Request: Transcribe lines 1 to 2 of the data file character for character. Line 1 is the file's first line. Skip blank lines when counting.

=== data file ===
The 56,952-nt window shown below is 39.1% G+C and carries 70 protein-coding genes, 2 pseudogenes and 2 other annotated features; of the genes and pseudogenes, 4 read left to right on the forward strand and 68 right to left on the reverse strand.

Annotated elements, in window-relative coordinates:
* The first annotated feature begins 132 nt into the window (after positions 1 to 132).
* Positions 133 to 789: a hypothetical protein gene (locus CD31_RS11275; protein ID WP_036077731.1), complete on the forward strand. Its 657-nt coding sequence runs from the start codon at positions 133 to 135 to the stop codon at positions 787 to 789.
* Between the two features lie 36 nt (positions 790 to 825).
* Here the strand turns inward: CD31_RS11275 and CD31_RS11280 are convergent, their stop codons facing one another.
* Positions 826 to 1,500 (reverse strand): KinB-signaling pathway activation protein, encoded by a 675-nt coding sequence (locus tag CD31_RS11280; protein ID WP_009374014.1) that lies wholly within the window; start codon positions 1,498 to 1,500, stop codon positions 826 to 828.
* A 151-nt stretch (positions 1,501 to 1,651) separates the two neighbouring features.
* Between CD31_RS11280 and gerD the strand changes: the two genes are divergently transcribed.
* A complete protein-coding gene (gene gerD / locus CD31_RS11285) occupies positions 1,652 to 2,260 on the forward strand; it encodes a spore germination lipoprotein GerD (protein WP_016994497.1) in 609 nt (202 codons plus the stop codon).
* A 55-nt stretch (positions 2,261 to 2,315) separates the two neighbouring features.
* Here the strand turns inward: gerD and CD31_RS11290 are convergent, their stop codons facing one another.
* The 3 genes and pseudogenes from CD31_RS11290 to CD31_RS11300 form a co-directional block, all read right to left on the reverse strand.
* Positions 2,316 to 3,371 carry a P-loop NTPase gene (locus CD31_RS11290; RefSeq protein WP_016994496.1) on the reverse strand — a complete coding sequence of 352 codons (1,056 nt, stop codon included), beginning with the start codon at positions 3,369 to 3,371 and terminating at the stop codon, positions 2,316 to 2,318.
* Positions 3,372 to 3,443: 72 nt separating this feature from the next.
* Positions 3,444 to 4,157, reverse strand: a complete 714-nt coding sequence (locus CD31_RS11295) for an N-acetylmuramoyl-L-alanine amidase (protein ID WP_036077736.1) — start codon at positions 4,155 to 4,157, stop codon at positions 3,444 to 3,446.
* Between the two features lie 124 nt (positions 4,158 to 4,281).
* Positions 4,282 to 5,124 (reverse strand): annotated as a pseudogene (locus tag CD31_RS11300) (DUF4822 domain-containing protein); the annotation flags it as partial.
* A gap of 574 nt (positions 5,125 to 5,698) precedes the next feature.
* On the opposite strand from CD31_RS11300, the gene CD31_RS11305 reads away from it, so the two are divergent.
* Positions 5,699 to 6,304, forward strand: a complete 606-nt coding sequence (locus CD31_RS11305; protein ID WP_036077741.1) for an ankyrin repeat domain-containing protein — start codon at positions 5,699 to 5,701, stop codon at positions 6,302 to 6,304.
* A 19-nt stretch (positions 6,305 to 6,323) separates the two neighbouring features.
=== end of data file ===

The 56,952-nt window shown below is 39.1% G+C and carries 70 protein-coding genes, 2 pseudogenes and 2 other annotated features; of the genes and pseudogenes, 4 read left to right on the forward strand and 68 right to left on the reverse strand.

Annotated elements, in window-relative coordinates: